I’m going to community college, and that’s okay

I applied to 10 schools total. I was rejected from 4, accepted at 2, and waitlisted at the remaining 4.

Last Friday I received the letter of financial assistance from the private college in Boston I was accepted at. They offered a scholarship and many grants but the rest of the expenses would have to be covered. After 4 years I’d essentially be $50,000 in debt, with 10 years to pay it all off. To top it off I live with a single mom who’s already paid for her two children’s Ivy League educations.

At first I was adamant on sending my SIR to the college and deal with the consequences later. I felt entitled. After all, I worked my ass off for the past 4 years and dealt with my fair share of crap at home. I took AP and honors courses. I volunteered as an underclassman, ran track for a bit, found my niche in journalism. I lost sleep, sometimes my sanity, and my social life. I loved learning, but the ultimate goal was to get out of here.

For the past week I’ve been presented with two extremes: go to school on the other side of the country and accumulate debt or dismiss my hard work in high school to stay home for 2 years and transfer someplace later. Meanwhile I offered words of reassurance to friends on the fence between this UC or that UC.

I romanticized Boston life and independence for a while. Then it sunk in bit by bit that I’d constantly be working to pay off loans. I would hardly be able to socialize if I was trying to save every penny. I would be studying constantly, focused solely on securing a job after graduation in order to pay off loans as well. True, I’d be surrounded by city lights and yes I would have abundant opportunities to see new places and faces. Ultimately, however, I’d be miserable.

I’ve been learning to trust my gut instincts lately, and it tells me that I won’t be able to come home at most 2 times per year.

On the other hand, if I were to stay in Sunnyvale for 2 years I’d be in the same state as the majority of people I care the most about. This was the major deciding factor in my final choice.

It’s been hard. Actually it aches like hell, but I’m steadily coming to terms with the fact that this is the practical decision that I will be happier with in the long run. I’m also looking forward to adventures with other amazing people who are also staying in the area :D. I’m just overjoyed at having a clearer vision of what I’m doing next. Life is good, and not having to care as much about finals or AP exams helps, too.

Things that make one’s heart beat faster

  • an unexpected “Hello”
  • an anticipated “Hello”
  • the ridiculously loud noise of a flushing toilet in the middle of the night
  • the ridiculously loud noise of a printer in the middle of the night
  • creaking floorboards
  • my brother’s sleep talk
  • heavy footsteps
  • vivid daydreams
  • vivid nightmares (once I dreamed that Voldemort killed my family and I woke up in tears)
  • the sound of glass breaking
  • photos I thought I would never see again
  • beautiful writing
  • when an office aide brings in a note and you want it to be for you
  • the sound of a balloon popping
  • close proximity to loved ones
  • that moment right before you give a speech
  • car honks
  • certain faces
  • certain voices
  • arguing
  • impending doom
  • running

On judging

My 13-year-old brother is on the fence about joining colorguard (“I did a double spin on the first try!”). I’ve been encouraging him not necessarily to go ahead and break stereotypes, though that’d be pretty awesome, but to do what he feels most comfortable with.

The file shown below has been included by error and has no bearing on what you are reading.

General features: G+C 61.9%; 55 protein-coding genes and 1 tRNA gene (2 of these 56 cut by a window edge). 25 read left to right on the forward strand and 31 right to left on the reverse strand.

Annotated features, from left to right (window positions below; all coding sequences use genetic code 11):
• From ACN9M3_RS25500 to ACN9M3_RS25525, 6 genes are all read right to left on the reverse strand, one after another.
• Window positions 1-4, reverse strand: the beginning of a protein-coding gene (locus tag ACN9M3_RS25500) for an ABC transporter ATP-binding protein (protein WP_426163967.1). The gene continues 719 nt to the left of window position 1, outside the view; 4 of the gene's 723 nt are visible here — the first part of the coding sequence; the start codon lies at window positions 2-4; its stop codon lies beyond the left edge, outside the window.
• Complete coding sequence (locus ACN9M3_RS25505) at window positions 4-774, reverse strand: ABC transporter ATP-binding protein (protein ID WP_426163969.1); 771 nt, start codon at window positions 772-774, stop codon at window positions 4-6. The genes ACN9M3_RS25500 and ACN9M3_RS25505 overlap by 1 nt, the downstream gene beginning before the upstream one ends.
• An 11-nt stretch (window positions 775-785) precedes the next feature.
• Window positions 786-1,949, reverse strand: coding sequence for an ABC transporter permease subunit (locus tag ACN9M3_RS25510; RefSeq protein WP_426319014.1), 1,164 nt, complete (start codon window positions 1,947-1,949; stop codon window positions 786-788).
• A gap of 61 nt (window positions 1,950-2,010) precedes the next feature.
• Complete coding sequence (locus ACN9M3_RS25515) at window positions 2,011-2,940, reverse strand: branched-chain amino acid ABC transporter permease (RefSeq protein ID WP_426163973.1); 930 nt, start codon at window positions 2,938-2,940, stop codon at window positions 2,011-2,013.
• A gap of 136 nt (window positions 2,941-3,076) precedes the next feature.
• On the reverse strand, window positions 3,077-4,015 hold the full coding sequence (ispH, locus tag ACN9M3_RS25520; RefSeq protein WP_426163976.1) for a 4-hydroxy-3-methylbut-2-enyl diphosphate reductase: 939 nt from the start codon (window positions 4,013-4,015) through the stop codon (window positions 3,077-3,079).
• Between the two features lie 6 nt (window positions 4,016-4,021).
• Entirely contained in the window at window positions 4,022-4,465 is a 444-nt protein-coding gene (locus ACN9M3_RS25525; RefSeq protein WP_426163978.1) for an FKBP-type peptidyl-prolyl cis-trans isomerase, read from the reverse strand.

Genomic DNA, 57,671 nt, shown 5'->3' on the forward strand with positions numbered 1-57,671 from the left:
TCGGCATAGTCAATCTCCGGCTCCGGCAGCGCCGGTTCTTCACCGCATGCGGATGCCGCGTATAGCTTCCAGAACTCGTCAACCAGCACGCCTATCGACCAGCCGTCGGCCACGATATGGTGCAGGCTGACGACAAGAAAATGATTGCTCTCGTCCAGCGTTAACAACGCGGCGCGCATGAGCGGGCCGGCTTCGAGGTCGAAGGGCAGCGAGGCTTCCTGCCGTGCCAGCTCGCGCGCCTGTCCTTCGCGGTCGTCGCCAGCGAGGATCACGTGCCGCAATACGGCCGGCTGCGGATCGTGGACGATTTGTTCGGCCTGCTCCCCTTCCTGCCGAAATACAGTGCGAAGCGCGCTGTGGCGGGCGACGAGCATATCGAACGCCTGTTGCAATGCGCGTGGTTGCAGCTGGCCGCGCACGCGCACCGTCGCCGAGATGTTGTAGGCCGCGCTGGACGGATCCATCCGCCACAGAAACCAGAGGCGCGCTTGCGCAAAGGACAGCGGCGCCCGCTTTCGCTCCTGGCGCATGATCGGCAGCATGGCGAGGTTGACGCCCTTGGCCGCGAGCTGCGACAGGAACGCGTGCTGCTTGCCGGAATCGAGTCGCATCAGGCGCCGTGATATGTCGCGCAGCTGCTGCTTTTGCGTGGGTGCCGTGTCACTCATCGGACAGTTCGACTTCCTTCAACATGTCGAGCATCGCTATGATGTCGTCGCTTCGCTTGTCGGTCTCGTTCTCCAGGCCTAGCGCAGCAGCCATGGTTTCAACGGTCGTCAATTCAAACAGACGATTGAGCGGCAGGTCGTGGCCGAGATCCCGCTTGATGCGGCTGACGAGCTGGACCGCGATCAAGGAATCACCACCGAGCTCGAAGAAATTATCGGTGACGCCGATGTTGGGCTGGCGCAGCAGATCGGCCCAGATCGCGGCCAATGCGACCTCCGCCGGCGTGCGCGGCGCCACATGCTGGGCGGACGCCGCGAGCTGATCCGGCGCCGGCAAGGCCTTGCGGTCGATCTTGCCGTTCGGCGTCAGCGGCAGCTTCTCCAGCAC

He paced around the kitchen the other day for a while until he said, “Brenda, if my friends judge me, that means they’re not my friends, right?”

I responded, “Your friends have a right to judge you but what’s more important is what they do with that judgement. Real friends will accept and love you unconditionally no matter what they think of you.”

Or something like that except less eloquent and with more “uhh’s.”

Everyone judges everyone else to some degree. We make perceptions and we draw conclusions. It’s human. Don’t believe the person who claims he’s nonjudgmental. Better yet, judge him.

I’m sure people judge me all the time. “Who does she think she is, wearing wrecked shoes. What an overachiever. What an underachiever. What a flake. What a sorry case. What a bitch.”

I’m pretty judgmental, too. “She’s so stuck up I’d like to hit her in the head with a hammer. This teacher is to incompetent I swear we’re all getting dumber. I can’t believe this guy even passed first grade. She is totally in denial.”

I even judge books by their covers. I don’t trust poorly designed books.

I’m going to judge you, too, reader. If you’re like most people my age you have some degree of special-snowflake syndrome. You most likely think you are a decent, friendly, somewhat interesting, maybe mildly funny or smart and inherently good human being. You’re probably the kind of person who would be puzzled if anyone ever disliked you. If anyone did/does, that’s their problem because you are fantastic you. If only judgmental people knew the real you, they would understand.

Well, very few people have time to understand. Anyway, to be great is to be misunderstood.

You can’t force people to wait until you’ve proven yourself worthy of their approval. Judgement Day is every day. You are who you are now.

I say exercise, but be responsible with, your power of judgement.Some use it as fodder for gossip or as a means of steering clear of people they’d rather not associate with. Some use it as encouragement to make a new friend. Some use it hatefully to boost their own egos. You can use yours to help someone out.

As for what others think, no vale un pepino. Take it or leave it, but never over-analyze. The absolute worst that others’ judging can do to you is make you feel self-conscious. That isn’t so bad. Just do what you do. Be.